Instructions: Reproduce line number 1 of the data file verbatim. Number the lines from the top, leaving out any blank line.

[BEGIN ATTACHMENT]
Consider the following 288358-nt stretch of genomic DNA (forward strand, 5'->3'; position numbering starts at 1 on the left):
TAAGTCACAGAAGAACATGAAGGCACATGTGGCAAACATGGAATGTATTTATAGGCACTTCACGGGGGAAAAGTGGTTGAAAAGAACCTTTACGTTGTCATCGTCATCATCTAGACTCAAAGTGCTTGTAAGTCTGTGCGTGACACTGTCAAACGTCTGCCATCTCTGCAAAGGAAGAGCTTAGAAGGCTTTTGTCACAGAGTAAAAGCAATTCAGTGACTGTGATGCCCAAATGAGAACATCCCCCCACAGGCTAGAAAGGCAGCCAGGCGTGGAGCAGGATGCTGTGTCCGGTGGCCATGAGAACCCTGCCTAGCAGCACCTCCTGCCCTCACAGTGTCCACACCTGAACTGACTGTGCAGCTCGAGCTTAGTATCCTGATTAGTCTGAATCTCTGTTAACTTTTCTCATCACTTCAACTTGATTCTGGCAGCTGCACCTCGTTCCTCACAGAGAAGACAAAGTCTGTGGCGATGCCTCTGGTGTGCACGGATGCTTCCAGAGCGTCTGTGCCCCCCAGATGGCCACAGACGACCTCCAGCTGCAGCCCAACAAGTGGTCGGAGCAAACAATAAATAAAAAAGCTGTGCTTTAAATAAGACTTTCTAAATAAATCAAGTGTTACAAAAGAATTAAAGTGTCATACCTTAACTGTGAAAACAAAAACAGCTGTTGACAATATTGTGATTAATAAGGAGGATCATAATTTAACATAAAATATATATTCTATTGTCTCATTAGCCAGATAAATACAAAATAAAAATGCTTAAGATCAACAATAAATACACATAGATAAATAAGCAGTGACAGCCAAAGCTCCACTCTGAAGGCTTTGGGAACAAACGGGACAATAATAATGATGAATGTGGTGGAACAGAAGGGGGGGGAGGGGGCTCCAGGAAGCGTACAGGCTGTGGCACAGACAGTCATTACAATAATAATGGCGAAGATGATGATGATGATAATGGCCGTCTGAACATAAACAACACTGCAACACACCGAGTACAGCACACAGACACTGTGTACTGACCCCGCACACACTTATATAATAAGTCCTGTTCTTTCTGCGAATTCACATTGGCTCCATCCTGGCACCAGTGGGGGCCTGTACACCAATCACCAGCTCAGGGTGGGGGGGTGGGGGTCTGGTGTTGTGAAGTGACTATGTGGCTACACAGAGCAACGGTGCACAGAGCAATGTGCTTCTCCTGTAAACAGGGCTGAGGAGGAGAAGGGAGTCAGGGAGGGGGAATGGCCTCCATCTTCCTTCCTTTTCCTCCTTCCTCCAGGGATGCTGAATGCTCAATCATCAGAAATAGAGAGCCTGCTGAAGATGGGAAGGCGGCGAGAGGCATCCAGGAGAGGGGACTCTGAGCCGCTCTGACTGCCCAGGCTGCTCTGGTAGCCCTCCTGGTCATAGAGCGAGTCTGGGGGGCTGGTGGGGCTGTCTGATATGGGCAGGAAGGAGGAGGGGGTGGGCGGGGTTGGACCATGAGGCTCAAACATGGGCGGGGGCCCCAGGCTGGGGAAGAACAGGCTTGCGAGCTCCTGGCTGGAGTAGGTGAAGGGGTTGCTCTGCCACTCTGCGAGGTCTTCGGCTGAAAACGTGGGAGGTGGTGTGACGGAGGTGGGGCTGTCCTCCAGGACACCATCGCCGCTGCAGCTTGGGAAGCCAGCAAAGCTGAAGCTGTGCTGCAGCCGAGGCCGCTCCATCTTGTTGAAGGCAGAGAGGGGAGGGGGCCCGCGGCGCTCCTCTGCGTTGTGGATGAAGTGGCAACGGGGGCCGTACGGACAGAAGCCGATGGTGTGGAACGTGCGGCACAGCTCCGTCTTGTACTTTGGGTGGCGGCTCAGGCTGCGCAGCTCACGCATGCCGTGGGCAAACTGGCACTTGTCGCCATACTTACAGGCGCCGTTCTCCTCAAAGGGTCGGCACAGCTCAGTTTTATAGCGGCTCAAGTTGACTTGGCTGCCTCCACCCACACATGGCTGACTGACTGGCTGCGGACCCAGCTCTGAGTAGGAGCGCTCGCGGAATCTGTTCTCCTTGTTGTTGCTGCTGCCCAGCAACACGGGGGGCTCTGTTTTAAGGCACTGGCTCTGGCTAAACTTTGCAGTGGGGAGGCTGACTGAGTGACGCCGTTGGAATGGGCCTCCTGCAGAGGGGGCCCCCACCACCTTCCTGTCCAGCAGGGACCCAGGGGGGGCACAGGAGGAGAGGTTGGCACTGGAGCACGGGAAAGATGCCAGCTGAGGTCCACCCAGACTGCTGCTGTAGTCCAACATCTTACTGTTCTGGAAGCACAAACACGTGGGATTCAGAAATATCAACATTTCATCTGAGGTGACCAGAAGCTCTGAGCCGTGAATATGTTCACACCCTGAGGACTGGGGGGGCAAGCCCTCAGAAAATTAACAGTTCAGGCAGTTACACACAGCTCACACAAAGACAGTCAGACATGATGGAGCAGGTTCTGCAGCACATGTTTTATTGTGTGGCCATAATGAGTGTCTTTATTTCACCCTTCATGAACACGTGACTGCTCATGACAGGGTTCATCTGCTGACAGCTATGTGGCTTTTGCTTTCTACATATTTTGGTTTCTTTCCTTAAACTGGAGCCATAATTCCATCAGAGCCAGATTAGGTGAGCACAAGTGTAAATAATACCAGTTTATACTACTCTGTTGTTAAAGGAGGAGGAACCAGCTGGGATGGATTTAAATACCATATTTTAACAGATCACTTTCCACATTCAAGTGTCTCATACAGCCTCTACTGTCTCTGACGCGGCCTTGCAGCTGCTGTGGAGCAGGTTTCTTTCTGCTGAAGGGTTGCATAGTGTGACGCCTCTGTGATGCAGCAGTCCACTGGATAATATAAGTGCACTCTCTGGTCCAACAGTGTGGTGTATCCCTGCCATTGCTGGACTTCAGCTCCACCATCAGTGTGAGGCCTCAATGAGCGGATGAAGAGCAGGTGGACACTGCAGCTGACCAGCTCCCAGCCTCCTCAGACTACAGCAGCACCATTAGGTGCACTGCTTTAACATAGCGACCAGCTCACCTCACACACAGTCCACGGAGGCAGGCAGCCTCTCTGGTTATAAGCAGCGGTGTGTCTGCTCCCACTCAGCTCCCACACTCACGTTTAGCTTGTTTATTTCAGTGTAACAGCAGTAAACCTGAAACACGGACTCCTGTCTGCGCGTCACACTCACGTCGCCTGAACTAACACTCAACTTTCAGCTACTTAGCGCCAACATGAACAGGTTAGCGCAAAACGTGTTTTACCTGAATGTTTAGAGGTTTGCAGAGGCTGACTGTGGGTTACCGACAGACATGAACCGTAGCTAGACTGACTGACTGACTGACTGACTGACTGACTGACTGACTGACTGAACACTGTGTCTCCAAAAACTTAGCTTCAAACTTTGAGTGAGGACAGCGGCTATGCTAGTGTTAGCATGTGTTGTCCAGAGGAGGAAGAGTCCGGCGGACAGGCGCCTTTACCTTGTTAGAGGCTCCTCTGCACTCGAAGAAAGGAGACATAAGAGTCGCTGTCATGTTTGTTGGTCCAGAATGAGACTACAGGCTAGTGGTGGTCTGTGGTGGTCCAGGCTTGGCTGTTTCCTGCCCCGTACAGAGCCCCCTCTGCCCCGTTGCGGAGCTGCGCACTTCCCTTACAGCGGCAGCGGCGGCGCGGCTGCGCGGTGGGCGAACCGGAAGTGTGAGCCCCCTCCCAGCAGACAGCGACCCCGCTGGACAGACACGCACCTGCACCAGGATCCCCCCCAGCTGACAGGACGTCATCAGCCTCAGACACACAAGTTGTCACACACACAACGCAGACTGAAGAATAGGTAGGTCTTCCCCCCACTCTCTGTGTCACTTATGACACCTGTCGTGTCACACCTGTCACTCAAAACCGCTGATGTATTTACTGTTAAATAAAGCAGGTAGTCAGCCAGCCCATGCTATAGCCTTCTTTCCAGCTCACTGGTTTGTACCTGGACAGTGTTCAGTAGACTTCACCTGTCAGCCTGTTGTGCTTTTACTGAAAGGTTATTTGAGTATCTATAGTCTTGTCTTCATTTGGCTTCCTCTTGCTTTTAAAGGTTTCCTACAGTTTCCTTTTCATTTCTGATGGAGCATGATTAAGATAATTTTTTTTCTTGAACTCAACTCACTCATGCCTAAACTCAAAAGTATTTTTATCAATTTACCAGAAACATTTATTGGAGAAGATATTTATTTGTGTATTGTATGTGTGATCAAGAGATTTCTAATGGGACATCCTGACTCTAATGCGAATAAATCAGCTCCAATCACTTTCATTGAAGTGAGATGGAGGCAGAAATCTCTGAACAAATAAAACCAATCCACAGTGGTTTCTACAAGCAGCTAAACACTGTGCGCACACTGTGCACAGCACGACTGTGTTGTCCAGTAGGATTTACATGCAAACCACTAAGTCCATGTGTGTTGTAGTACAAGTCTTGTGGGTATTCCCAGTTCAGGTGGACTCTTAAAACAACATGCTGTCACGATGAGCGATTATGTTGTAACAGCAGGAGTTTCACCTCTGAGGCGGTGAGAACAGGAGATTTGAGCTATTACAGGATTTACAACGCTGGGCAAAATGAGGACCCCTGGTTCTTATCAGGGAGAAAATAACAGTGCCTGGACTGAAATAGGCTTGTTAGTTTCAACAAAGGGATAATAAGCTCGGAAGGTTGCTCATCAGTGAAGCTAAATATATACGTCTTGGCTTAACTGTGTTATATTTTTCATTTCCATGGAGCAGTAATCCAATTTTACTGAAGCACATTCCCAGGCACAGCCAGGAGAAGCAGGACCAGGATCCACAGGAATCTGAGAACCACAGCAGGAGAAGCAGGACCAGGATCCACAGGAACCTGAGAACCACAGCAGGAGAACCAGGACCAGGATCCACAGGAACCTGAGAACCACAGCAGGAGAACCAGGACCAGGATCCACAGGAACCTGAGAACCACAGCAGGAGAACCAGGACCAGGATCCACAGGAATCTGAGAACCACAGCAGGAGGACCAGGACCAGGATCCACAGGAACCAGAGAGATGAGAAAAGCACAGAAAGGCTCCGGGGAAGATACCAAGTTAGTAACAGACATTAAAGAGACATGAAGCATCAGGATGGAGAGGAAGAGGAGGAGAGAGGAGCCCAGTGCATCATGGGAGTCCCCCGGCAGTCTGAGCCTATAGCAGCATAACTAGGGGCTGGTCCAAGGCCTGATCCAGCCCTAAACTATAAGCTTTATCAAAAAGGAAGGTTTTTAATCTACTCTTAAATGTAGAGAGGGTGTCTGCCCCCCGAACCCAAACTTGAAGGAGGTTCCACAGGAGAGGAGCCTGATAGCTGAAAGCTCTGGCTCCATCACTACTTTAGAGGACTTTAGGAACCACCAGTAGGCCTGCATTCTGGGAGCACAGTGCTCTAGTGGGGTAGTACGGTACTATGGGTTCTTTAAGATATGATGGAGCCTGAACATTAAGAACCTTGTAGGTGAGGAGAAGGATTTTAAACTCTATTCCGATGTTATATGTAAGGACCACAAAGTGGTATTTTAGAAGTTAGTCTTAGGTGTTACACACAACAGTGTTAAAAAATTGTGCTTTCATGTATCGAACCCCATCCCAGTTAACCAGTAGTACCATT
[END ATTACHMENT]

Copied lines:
Consider the following 288358-nt stretch of genomic DNA (forward strand, 5'->3'; position numbering starts at 1 on the left):